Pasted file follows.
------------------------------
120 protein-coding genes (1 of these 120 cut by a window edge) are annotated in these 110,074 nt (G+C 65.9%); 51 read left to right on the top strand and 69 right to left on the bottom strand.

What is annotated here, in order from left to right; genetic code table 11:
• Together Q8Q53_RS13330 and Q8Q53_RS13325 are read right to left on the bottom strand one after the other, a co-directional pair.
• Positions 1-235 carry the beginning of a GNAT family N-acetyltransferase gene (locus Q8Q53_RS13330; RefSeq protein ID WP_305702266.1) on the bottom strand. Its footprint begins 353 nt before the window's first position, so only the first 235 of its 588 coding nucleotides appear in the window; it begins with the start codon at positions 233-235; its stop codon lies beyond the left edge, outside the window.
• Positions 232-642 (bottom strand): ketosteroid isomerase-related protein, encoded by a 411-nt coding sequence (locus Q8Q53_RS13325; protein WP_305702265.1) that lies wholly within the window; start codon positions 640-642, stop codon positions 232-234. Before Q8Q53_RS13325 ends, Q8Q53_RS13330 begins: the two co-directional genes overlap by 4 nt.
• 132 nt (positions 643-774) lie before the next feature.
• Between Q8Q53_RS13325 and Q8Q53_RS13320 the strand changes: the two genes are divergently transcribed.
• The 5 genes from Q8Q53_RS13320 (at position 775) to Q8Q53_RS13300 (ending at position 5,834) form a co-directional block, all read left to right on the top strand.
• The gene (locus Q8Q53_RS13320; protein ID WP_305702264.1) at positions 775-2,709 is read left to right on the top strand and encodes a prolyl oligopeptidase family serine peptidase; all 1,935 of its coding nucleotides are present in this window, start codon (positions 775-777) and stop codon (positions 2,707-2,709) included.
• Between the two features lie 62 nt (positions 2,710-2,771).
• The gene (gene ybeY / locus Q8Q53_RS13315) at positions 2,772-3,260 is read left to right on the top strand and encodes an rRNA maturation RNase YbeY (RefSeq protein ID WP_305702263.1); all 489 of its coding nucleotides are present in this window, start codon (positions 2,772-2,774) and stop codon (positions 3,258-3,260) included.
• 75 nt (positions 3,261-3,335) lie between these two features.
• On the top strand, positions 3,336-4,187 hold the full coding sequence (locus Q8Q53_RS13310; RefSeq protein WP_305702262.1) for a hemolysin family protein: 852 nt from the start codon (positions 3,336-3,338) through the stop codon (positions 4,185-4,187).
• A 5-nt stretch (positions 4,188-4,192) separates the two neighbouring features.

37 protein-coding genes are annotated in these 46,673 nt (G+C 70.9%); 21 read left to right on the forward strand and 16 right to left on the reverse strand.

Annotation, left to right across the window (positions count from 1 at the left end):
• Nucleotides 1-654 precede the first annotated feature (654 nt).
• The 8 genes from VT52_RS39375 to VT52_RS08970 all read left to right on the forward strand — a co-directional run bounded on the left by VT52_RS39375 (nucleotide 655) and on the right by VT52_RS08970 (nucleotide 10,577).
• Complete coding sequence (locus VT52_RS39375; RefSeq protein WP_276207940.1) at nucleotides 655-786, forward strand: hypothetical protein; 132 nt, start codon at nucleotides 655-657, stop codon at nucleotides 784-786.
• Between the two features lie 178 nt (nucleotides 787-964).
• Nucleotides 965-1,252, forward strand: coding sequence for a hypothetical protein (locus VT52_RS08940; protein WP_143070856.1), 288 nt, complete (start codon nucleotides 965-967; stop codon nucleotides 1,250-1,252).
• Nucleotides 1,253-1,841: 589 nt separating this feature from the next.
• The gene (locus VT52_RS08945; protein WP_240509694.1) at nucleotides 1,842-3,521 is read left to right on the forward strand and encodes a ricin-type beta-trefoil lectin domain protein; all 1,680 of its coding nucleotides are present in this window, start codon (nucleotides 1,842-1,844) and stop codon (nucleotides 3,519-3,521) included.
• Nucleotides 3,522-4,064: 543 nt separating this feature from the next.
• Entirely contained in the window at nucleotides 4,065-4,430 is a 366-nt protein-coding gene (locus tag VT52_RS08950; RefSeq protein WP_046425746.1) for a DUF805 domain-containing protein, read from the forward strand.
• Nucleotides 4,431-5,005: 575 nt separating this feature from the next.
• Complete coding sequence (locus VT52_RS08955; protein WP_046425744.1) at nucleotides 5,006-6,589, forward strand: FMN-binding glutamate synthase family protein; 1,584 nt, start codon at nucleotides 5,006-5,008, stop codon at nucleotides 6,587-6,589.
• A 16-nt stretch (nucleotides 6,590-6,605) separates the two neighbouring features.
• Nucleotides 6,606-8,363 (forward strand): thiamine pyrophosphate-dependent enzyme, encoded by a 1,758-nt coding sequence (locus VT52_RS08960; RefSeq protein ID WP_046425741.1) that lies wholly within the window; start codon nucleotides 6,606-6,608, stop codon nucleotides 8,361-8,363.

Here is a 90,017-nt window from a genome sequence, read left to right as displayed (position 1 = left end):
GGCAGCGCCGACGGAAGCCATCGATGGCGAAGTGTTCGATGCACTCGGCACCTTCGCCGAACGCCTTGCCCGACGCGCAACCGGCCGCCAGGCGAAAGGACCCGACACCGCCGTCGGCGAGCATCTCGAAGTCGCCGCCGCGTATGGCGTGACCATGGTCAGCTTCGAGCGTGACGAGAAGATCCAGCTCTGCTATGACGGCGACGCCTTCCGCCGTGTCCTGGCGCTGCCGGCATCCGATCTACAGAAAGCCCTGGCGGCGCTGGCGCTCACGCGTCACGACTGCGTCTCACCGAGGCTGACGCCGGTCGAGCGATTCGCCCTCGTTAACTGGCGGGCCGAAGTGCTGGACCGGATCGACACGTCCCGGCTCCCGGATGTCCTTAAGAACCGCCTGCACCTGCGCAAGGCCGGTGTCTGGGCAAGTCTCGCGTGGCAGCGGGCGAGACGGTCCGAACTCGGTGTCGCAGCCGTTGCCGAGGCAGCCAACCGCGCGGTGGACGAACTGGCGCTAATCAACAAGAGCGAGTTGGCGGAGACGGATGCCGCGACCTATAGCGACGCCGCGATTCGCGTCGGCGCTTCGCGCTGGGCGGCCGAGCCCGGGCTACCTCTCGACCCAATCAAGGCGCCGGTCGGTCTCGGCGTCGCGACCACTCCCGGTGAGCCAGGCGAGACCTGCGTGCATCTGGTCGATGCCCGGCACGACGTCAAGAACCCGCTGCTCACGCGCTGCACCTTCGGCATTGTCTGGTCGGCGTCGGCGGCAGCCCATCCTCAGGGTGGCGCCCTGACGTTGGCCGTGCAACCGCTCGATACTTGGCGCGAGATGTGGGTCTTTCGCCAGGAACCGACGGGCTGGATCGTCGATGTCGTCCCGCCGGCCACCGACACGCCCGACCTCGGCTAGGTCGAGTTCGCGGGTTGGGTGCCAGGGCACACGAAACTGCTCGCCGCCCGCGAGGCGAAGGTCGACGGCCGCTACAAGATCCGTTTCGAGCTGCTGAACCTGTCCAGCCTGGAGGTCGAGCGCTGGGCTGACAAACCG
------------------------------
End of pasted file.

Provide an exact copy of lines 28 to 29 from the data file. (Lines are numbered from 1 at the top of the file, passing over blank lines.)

• A 16-nt stretch (nucleotides 6,590-6,605) separates the two neighbouring features.
• Nucleotides 6,606-8,363 (forward strand): thiamine pyrophosphate-dependent enzyme, encoded by a 1,758-nt coding sequence (locus VT52_RS08960; RefSeq protein ID WP_046425741.1) that lies wholly within the window; start codon nucleotides 6,606-6,608, stop codon nucleotides 8,361-8,363.